In a recently published study in The Journal of Nutrition, researchers examined the link between vitamin E intake and bone health in an animal model.
Vitamin E intake has recently been the focus of multiple bone health studies due to its reported beneficial effects. For this reason, scientists believe that vitamin E may be particularly helpful to individuals who consume a high-fat diet since excess body fat is associated with decreased bone density and thus, a higher likelihood of developing osteoporosis. Additionally, several animal studies have demonstrated that a high-fat diet, which causes oxidative stress, significantly impairs bones’ structural and mechanical properties. Although some studies have shown beneficial effects of Vitamin E, a known antioxidant, other studies have suggested that Vitamin E may have negative effects on bone health.
Another factor to consider is the hormone estrogen, which plays an essential role in the generation of osteoclasts. An osteoclast is a type of cell that absorbs bone tissue during growth or healing. As such, low estrogen levels have been thought to be correlated with postmenopausal osteoporosis. Ovariectomized rodents are the most common animal model used to study this disease, as they best demonstrate the symptoms and clinical features of estrogen-deficiency induced bone loss in humans. A Japanese study recently published in The Journal of Nutrition sought to investigate the potential effects of vitamin E intake on bone changes due to a high-fat diet in normal and estrogen-deficient conditions, with the use of normal male and ovariectomized female mice.
In the first experiment, seven-week-old male mice were fed a normal diet (16% energy from fat) containing 0 (vitamin-E free), 75 (control), or 1000 mg of vitamin E per kg for 18 weeks. This was paralleled by experiment two, in which seven-week-old male mice were fed a high-fat diet (46% energy from fat) containing 0, 200, 500, or 1000 mg vitamin E per kg for the same amount of time. To test the effect of vitamin E on bone loss due to a high-fat diet in an estrogen-deficient environment, researchers fed seven-week-old ovariectomized female mice the normal diet (75 mg vitamin E per kg) or a high-fat diet containing 0 or 1000 mg vitamin E per kg for eight weeks. At the end of the feeding periods, blood and femurs were collected to assess morphological or biochemical characteristics.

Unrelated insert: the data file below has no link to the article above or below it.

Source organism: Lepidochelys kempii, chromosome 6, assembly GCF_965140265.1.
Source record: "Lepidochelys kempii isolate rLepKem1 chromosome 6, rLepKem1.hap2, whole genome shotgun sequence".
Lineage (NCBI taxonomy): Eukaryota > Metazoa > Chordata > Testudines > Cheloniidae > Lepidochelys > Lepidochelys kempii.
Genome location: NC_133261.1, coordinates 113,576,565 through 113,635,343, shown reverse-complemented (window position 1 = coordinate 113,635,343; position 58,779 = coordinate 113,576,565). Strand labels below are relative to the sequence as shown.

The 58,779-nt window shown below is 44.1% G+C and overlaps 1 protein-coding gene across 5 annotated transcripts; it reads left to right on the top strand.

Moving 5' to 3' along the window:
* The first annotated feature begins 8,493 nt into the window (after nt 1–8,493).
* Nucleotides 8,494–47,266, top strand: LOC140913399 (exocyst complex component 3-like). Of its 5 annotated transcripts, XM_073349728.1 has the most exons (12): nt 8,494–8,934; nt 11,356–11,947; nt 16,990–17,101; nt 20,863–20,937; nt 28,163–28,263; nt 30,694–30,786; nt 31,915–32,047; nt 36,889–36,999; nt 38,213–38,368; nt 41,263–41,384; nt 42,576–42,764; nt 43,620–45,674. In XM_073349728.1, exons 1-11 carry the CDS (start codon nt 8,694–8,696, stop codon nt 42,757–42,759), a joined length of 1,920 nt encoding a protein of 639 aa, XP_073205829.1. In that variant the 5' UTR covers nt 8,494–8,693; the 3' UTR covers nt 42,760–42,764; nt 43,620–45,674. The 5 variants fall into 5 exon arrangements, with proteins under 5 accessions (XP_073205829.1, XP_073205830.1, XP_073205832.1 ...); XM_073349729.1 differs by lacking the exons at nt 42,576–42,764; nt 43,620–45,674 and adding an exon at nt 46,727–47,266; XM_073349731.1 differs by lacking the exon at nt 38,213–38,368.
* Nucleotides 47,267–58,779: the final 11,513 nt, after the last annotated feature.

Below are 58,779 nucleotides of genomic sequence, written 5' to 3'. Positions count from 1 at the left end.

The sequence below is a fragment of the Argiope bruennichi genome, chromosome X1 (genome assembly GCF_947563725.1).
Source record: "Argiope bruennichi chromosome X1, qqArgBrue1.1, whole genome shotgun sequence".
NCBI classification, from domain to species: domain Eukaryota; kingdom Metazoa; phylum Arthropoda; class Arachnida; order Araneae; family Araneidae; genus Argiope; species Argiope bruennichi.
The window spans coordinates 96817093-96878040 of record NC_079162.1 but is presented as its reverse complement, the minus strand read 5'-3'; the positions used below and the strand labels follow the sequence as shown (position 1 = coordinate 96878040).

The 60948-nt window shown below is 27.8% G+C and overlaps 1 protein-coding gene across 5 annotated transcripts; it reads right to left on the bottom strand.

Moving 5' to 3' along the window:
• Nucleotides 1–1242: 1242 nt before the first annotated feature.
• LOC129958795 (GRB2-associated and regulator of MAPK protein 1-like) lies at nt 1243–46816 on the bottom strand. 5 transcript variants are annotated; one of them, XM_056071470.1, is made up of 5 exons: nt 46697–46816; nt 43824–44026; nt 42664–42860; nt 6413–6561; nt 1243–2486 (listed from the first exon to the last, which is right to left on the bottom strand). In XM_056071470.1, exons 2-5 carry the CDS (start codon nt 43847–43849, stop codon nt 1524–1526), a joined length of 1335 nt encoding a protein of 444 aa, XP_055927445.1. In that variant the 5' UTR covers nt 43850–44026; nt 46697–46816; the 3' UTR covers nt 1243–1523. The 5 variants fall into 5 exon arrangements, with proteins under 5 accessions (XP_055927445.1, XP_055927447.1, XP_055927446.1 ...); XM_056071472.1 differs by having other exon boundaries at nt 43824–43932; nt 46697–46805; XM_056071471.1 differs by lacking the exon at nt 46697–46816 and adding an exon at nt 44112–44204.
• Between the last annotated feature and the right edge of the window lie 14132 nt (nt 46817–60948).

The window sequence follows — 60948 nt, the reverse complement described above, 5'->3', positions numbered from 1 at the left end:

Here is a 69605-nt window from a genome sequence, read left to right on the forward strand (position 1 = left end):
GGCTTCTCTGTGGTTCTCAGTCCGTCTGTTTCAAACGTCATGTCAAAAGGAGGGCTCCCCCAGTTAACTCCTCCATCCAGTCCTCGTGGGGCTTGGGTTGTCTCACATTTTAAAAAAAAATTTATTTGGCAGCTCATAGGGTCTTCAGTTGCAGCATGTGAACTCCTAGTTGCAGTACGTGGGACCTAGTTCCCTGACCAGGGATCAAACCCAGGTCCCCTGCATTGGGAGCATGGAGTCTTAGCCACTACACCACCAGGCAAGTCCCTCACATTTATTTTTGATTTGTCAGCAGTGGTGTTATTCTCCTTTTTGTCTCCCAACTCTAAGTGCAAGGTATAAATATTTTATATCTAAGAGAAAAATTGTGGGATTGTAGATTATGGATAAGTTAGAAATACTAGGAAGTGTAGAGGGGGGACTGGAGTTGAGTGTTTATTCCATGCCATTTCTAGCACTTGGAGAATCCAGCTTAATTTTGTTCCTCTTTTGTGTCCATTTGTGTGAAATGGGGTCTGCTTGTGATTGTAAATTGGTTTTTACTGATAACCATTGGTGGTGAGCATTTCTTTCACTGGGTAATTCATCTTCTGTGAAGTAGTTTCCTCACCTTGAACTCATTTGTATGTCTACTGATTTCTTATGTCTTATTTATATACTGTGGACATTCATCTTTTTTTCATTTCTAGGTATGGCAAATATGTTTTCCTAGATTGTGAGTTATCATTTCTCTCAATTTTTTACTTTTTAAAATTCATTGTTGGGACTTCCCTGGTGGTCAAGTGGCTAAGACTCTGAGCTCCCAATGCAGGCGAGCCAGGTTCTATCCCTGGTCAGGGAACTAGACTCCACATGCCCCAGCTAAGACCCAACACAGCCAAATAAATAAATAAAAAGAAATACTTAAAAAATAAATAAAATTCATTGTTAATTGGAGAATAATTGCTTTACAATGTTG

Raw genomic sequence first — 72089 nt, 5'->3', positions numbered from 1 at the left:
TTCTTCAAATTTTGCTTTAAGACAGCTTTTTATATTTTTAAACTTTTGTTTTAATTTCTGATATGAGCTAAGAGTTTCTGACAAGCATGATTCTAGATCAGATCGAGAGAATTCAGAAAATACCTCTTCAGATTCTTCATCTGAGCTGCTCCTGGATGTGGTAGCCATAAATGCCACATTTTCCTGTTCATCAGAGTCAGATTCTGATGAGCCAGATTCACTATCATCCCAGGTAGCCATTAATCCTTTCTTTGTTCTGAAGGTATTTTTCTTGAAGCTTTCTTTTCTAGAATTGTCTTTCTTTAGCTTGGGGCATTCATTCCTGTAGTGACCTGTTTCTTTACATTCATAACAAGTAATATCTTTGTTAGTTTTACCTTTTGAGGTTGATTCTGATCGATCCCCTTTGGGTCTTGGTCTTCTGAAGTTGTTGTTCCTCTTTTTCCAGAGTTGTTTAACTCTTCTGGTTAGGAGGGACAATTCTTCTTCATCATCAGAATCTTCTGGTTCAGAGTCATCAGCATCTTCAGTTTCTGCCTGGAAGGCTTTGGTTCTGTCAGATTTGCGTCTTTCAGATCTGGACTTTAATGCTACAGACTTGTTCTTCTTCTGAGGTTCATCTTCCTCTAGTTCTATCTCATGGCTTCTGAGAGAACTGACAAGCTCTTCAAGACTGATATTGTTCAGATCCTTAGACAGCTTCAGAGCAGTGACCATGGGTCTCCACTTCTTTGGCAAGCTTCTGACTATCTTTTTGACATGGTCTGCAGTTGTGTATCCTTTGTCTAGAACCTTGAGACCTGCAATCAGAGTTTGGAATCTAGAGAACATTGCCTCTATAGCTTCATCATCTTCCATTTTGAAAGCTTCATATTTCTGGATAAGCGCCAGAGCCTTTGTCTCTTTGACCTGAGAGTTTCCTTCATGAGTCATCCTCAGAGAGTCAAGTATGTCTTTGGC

The results were consistent with the majority of prior research on the topic, showing that excessive intake of vitamin E has no negative effects on bone volume and turnover. Since neither low or high doses of vitamin E supplementation affected bone health in normal mice, the researchers speculate that the positive effects of vitamin E may only be detected in weakened bones, not healthy bones. Compared to the normal diet, the high-fat diet decreased the bone volume by around 20%, confirming that the high-fat diet induced bone loss, though it was shown that vitamin E supplementation had no effect on improving either the bone turnover or volume impairments caused by the high-fat diet.
However, it may be possible that the bone loss became too severe following the 18-week high-fat diet feeding period—so severe that any potential beneficial effects of vitamin E supplementation could not be seen. Furthermore, a previous study reported that high vitamin E intake was linked with high bone density in women, but not in men; thus, it is also possible that no positive effects of vitamin E supplementation were observed since only male mice were used for the first portions of this study. The results also showed that vitamin E intake did not affect estrogen deficiency-related bone loss, though it may protect against bone turnover changes caused by a high-fat diet.
This study concluded that vitamin E supplementation does not cause any adverse effects on bone metabolism in mice. What does this mean for humans? While several epidemiological studies have shown that low vitamin E intake is associated with an increased risk of fracture, no studies have directly evaluated the effect of vitamin E supplementation on bone health in humans. Needless to say, future research in this field is warranted as it has the potential to improve the quality of life the elderly and reduce the public health burden associated with an aging society.
Written by Rebecca Yu
Reference: Ikegami, H., Kawawa, R., Ichi, I., Ishikawa, T., Koike, T., Aoki, Y., & Fujiwara, Y. (2017). Excessive Vitamin E Intake Does Not Cause Bone Loss in Male or Ovariectomized Female Mice Fed Normal or High-Fat Diets. The Journal of Nutrition, 147(10), 1932-1937.